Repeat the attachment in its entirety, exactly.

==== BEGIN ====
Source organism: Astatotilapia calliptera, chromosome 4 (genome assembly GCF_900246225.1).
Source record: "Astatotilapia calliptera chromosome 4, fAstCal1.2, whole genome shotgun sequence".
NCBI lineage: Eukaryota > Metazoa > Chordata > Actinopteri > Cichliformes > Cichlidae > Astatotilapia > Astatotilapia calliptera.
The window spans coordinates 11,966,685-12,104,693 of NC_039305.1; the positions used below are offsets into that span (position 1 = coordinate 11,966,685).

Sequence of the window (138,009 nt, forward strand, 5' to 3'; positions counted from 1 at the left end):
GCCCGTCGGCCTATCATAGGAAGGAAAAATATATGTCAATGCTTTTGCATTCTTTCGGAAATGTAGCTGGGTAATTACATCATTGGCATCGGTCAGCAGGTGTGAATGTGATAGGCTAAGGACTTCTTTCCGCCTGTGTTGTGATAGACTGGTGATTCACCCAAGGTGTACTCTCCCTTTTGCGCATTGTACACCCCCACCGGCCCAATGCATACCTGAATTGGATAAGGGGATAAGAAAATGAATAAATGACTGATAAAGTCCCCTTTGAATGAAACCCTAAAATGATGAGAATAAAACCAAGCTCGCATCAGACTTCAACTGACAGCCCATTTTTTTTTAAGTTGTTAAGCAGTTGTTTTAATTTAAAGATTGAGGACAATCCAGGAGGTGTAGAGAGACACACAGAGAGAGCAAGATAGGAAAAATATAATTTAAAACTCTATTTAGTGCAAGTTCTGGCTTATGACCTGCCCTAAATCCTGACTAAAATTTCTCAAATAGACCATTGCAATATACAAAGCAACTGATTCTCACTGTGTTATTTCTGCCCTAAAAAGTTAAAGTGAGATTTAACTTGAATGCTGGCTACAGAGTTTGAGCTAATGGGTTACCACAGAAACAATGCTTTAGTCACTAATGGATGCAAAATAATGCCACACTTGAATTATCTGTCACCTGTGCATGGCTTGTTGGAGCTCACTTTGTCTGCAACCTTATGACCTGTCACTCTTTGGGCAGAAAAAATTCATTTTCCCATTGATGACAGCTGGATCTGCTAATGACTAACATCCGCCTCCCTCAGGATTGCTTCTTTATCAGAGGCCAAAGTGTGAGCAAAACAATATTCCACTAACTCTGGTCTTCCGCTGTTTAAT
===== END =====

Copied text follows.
Source organism: Astatotilapia calliptera, chromosome 4 (genome assembly GCF_900246225.1).
Source record: "Astatotilapia calliptera chromosome 4, fAstCal1.2, whole genome shotgun sequence".
NCBI lineage: Eukaryota > Metazoa > Chordata > Actinopteri > Cichliformes > Cichlidae > Astatotilapia > Astatotilapia calliptera.
The window spans coordinates 11,966,685-12,104,693 of NC_039305.1; the positions used below are offsets into that span (position 1 = coordinate 11,966,685).

Sequence of the window (138,009 nt, forward strand, 5' to 3'; positions counted from 1 at the left end):
GCCCGTCGGCCTATCATAGGAAGGAAAAATATATGTCAATGCTTTTGCATTCTTTCGGAAATGTAGCTGGGTAATTACATCATTGGCATCGGTCAGCAGGTGTGAATGTGATAGGCTAAGGACTTCTTTCCGCCTGTGTTGTGATAGACTGGTGATTCACCCAAGGTGTACTCTCCCTTTTGCGCATTGTACACCCCCACCGGCCCAATGCATACCTGAATTGGATAAGGGGATAAGAAAATGAATAAATGACTGATAAAGTCCCCTTTGAATGAAACCCTAAAATGATGAGAATAAAACCAAGCTCGCATCAGACTTCAACTGACAGCCCATTTTTTTTTAAGTTGTTAAGCAGTTGTTTTAATTTAAAGATTGAGGACAATCCAGGAGGTGTAGAGAGACACACAGAGAGAGCAAGATAGGAAAAATATAATTTAAAACTCTATTTAGTGCAAGTTCTGGCTTATGACCTGCCCTAAATCCTGACTAAAATTTCTCAAATAGACCATTGCAATATACAAAGCAACTGATTCTCACTGTGTTATTTCTGCCCTAAAAAGTTAAAGTGAGATTTAACTTGAATGCTGGCTACAGAGTTTGAGCTAATGGGTTACCACAGAAACAATGCTTTAGTCACTAATGGATGCAAAATAATGCCACACTTGAATTATCTGTCACCTGTGCATGGCTTGTTGGAGCTCACTTTGTCTGCAACCTTATGACCTGTCACTCTTTGGGCAGAAAAAATTCATTTTCCCATTGATGACAGCTGGATCTGCTAATGACTAACATCCGCCTCCCTCAGGATTGCTTCTTTATCAGAGGCCAAAGTGTGAGCAAAACAATATTCCACTAACTCTGGTCTTCCGCTGTTTAAT